I decided to write this page after a friend of mine asked me what dumbbell back exercises I would suggest, because all he could think of was bent over rows.
Well, I had to think for a bit, and fortunately I came up with six exercises that are quite effective for back workout.
- Bent Over Rows
- Upright Rows
- Stiff Leg Deadlifts
- Bent Over Reverse Fly
Let's see how to do them, one by one with some pictures.
Dumbbell Back Exercises - The Full Guide
Bent Over Rows
Want to work out the middle back? Bent over rows can be done one arm at the time or both arms together. The difference is that doing one arm at the time allows you to focus more on the movement because you don't have to worry too much about the balance.
In fact, with one arm rows you can place your free hand on a support like I did here.
One Arm Rows
If you have a bench perfect, you can do it exactly like at the gym. Place the opposite knee on the bench and the other foot flat on the ground.
How wide? It's up to you, the wider the more balance...but just make it comfortable for the execution.
With the other hand, grab the end of the bench, bending over so that your back is, in the ideal case, parallel to the floor.
Grab a dumbbell from the ground and lift it till your upper arm is horizontal. Basically, try to squeeze your shoulder blades and if you can't do that use a lower weight.
What if you don't have a bench?
Well...no problem, you can keep both feet on the floor and bend over placing your other hand on a chair or on anything that allows you to take the stress off your lower back.
Note: the weight should move vertically, no swinging. And you arm moves adherent to your body. Some push the elbow towards the outside but that's cheating.
If you decide to do a two arm bent over row it becomes more tricky, and it requires more care on your lower back. This is common with other two dumbbell back exercises: bent over reverse fly and stiff leg deadlifts.
You have to bend over but without curving your back as it must stay rigid the whole time.
From the upright position, bend over focusing on keeping your back rigid and stop when that's no longer possible. Feet should be shoulder wide open.
You can already see that's not so easy to stay in that position, and if you add the fact that you have to lift weights you can imagine the stress on your lower back.
Other than that, the exercise is almost the same: in this case you can keep the palms facing you, like when you do bent over barbell rows.
Note: you kinda have to bend your knees slightly.
Shrugs, with upright rows, is one of the dumbbell back exercises to work out the traps.
This exercise is very simple and the range of movement if quite limited.
From an upright position (standing or seated), grab two dumbbells and extend your arm along your sides.
At that point, just raise your shoulders without bending the elbows and squeeze the traps.
Note: instead of raising your shoulders towards the front, raise them towards the back, so you can squeeze the traps better. Palms are facing your sides.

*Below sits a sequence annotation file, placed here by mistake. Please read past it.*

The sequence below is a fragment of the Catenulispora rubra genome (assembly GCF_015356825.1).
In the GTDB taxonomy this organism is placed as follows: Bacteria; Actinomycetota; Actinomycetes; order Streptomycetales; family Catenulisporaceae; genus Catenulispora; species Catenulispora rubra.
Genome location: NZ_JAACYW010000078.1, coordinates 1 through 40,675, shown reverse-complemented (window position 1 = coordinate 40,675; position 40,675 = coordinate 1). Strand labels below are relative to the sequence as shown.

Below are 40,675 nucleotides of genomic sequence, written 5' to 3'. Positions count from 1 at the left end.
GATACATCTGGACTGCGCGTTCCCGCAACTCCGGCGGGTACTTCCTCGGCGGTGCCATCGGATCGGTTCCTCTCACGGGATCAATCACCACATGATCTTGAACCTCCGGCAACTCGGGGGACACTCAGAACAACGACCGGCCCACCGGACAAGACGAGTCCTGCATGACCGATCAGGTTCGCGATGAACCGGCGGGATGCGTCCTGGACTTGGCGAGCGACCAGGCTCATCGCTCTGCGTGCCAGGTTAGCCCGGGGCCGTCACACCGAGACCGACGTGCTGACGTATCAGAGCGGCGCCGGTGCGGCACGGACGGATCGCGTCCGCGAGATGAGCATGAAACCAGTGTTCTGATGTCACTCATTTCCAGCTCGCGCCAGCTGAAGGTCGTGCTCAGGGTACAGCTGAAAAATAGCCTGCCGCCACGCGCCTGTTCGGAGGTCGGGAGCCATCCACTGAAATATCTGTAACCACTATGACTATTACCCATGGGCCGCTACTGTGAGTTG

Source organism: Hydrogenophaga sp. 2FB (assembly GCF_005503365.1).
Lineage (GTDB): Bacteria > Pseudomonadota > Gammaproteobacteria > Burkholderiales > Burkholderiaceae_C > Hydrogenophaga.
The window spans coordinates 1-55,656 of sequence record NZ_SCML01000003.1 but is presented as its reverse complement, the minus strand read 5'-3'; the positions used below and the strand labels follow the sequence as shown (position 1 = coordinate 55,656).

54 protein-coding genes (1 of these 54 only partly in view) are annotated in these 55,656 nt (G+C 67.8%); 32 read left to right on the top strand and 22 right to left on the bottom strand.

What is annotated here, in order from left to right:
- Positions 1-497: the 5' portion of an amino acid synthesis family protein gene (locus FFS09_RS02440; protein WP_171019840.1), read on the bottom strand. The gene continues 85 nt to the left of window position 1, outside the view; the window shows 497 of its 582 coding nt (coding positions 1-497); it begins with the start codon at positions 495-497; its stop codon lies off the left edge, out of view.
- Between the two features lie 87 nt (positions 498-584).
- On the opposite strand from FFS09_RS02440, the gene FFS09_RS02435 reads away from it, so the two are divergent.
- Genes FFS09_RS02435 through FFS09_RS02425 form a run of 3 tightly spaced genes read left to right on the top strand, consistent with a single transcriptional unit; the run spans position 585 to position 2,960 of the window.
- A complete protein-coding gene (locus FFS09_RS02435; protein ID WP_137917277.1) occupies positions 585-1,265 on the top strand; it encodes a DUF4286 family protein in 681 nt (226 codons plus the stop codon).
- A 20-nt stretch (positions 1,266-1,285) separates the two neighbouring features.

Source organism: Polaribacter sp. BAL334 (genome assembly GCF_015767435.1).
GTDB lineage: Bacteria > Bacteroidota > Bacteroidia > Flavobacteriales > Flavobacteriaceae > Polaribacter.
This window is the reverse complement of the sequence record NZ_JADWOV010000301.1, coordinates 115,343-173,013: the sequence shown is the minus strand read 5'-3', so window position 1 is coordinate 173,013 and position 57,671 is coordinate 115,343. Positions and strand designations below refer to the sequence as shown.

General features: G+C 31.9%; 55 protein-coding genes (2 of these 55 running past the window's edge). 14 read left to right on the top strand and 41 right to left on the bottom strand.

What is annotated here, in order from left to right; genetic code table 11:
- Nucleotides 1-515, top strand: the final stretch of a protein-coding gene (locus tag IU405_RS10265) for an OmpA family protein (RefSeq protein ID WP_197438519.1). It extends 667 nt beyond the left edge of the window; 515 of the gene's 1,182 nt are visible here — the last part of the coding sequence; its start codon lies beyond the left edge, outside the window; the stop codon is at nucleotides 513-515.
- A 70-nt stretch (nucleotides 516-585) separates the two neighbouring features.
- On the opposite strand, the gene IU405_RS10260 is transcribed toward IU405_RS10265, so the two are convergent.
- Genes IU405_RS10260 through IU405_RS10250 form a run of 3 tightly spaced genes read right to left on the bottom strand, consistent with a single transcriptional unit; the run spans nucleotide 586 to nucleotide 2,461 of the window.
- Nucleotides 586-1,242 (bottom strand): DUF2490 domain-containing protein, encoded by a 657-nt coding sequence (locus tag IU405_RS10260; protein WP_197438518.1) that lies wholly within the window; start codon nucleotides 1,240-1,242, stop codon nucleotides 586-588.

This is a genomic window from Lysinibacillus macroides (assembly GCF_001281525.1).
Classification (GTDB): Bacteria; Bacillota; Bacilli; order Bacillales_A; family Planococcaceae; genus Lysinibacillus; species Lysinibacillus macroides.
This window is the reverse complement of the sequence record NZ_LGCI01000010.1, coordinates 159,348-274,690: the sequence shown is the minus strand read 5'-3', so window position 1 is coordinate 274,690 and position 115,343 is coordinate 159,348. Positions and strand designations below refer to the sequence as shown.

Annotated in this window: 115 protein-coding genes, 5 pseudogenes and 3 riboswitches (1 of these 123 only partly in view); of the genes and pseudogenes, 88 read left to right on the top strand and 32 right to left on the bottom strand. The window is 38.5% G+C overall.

This is another trap workout that is usually done with a straight bar or cables, but there is also the dumbbell version.
The start position is similar to the previous shrug start position. You just extend your arms in front of your legs with the palms facing you.
Then raise the dumbbells towards your chin, keeping the elbows high.
Amongst the dumbbell back exercises, deadlifts is the one that I usually don't recommend doing because it's a bit dangerous, but I describe it anyway because it needs to be in the list.
Usually you put quite a lot of weight on the barbell during deadlifts, let's say that if you weigh 180 pounds and you can lift your weight it is about 140 pounds plus the barbell.
With dumbbells you would have to use the 90 pound dumbbells. With that much weight it's easy to lose balance, do the exercise in the wrong form, and..snap!
Anyway, the exercise is exactly like when you do it with a barbell.
Place the weights on the ground beside you. Open your feet about shoulder wide. The dumbbells are just beside your feet.
Grab them keeping the palms facing you (this is different from the barbell version) and squat down to reach them, and keep your back rigid and straight (do not curve it).
Start lifting using only your legs until you extend your knees (you should still be bending forward).
At this point the second part of the exercise involves your lower back with the last extension to get to the upright position.
Deadlifts is a very complete exercise because it involves big muscles like legs (for the first part), but it fits this dumbbell back exercises section because of the second part of the movement with the lower back extension.
Stiff Leg Deadlifts
Also stiff leg deadlifts can fit in the dumbbell leg and dumbbell back exercises group.
It's a very effective exercise for hamstrings and lumbar muscles.
It is basically the second part of the deadlift movement, see above for the description.
Bent Over Reverse Fly
Where does bent over reverse fly belong...to the dumbbell shoulder or dumbbell back exercises? I'd say both, as it works rear deltoids for the most part, but also the rhomboids.
To do this, you have to bend over, ideally 90 degrees (but it's almost impossible), and keep your back straight and rigid. Slightly bend your knees to improve the balance.
Grasp the dumbbells and extend your arms towards the ground, vertically. Your elbows should be slightly bent.
At this point lift the weights doing a lateral raise with both arms, till you lift the dumbbells at shoulder height. Then slowly return to the initial position.
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